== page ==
Biden brands Sanders’ Social Security attacks as 'dishonest'

Former VP's responds to Sanders who claimed Biden supported making cuts to the program.

Former Vice President Joe Biden took to Twitter on Tuesday to defend his record on Social Security from recent attacks launched by his rival for the Democratic Presidential nomination, Independent Vermont Sen. Bernie Sanders, calling Sanders’ criticisms “flat-out wrong.”

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In a video posted to Twitter, Biden said he has been “fighting to protect – and expand – Social Security” for his whole career and “any suggestion otherwise is just flat-out wrong.” His team also called the attacks “dishonest.”

Biden claims he and former President Barack Obama fought back against the privatization of the program and that he defended against former Wisconsin Republican Rep. Paul Ryan’s attempts to cut the program in 2012.

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The response comes after numerous criticisms lobbed by Sanders, who has said the former vice president has — on numerous occasions — supported making cuts to the popular program.

Sanders’ team recently put out a fact-checking video, which pointed out the apparent disparities between the two candidates’ records.

The video shows a 1995 speech that Biden gave on the Senate floor where he appeared to brag about the fact that he called for freezing spending on every federal program — including Social Security — many times.

“When I argued that we should freeze Federal spending, I meant Social Security as well. I meant Medicare and Medicaid,” Biden said at the time. “I meant veterans benefits. I meant every single solitary thing in the government. And I not only tried it once, I tried it twice, I tried it a third time, and I tried it a fourth time.”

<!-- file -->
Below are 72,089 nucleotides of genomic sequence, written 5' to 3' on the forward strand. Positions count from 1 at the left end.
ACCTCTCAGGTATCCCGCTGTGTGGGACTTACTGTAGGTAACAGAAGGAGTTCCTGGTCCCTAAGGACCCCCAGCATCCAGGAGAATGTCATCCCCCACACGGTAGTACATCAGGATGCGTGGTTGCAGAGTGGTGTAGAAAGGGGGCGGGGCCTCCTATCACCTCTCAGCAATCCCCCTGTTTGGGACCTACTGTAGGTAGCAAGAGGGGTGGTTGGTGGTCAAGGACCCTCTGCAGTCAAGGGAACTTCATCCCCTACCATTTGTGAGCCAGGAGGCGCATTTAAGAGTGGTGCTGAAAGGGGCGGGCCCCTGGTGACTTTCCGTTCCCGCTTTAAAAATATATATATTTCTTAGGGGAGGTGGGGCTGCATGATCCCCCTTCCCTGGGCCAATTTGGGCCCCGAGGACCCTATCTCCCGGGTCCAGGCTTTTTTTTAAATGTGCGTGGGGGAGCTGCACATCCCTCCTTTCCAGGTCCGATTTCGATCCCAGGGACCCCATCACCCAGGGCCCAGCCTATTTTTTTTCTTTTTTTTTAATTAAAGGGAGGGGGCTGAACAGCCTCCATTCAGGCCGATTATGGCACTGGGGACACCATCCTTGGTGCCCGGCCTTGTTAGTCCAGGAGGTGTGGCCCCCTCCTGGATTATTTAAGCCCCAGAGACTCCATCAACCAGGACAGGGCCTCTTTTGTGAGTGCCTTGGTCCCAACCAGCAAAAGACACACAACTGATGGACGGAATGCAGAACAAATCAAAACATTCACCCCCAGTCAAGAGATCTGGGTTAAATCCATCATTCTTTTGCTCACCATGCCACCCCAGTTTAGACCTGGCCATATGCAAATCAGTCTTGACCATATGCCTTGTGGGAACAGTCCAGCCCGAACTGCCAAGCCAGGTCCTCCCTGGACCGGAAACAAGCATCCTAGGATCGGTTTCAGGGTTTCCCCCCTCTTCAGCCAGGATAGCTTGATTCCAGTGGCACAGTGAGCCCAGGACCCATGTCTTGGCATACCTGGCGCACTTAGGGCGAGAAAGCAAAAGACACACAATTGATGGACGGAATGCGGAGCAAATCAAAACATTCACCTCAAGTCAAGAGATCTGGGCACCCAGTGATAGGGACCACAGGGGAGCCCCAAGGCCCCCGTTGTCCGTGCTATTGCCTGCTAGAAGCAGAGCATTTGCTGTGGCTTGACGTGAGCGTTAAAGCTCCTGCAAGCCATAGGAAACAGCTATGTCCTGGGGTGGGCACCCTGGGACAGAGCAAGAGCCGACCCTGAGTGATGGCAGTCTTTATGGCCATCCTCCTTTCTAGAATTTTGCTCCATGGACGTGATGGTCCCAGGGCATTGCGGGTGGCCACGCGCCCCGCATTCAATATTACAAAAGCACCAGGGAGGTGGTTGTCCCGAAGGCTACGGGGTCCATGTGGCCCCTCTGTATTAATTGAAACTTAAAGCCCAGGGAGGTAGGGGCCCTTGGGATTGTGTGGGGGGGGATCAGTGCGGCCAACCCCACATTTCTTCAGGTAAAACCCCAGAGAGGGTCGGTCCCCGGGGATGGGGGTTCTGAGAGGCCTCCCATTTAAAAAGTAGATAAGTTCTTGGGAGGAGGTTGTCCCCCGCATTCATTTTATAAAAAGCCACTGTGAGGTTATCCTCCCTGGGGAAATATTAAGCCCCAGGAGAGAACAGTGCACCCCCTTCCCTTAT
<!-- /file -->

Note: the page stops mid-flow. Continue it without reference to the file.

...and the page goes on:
As reported by The New York Times, Biden called the video “doctored” over the weekend.

But Sanders may have a point about Biden's past history regarding Social Security.

As noted by The Intercept, Biden worked with Iowa Republican Sen. Chuck Grassley to call for a freeze on federal spending during the Reagan administration. He called for cuts in 1988. Again in 2007, he said he would consider looking at eligibility for Social Security and Medicare. Even as recently as 2018 he voiced support for going after entitlement programs.

Meanwhile, Massachusetts Sen. Elizabeth Warren also got in on the action over the weekend, backing Sanders.

“Bernie Sanders and I established the ‘Expand Social Security Caucus’ in the Senate,” Warren told Politico on Sunday outside a candidate forum in Iowa. “As a senator, Joe Biden had a very different position on Social Security, and I think everyone's records on Social Security are important in this election.”

However, when it comes to his 2020 platform, Biden advocates for strengthening and expanding the popular program. The plan aims to institute a minimum benefit for lifelong workers, which would be a benefit of at least 125 percent of the federal poverty level for those who have worked for at least 30 years. It would raise the monthly payment for widows and widowers by about 20 percent.

Biden also wants to eliminate penalties for teachers and other public sector workers.

In order to bolster the program’s solvency, with trust funds expected to be depleted by 2035, Biden’s plan would ask high-earning Americans to pay higher taxes.

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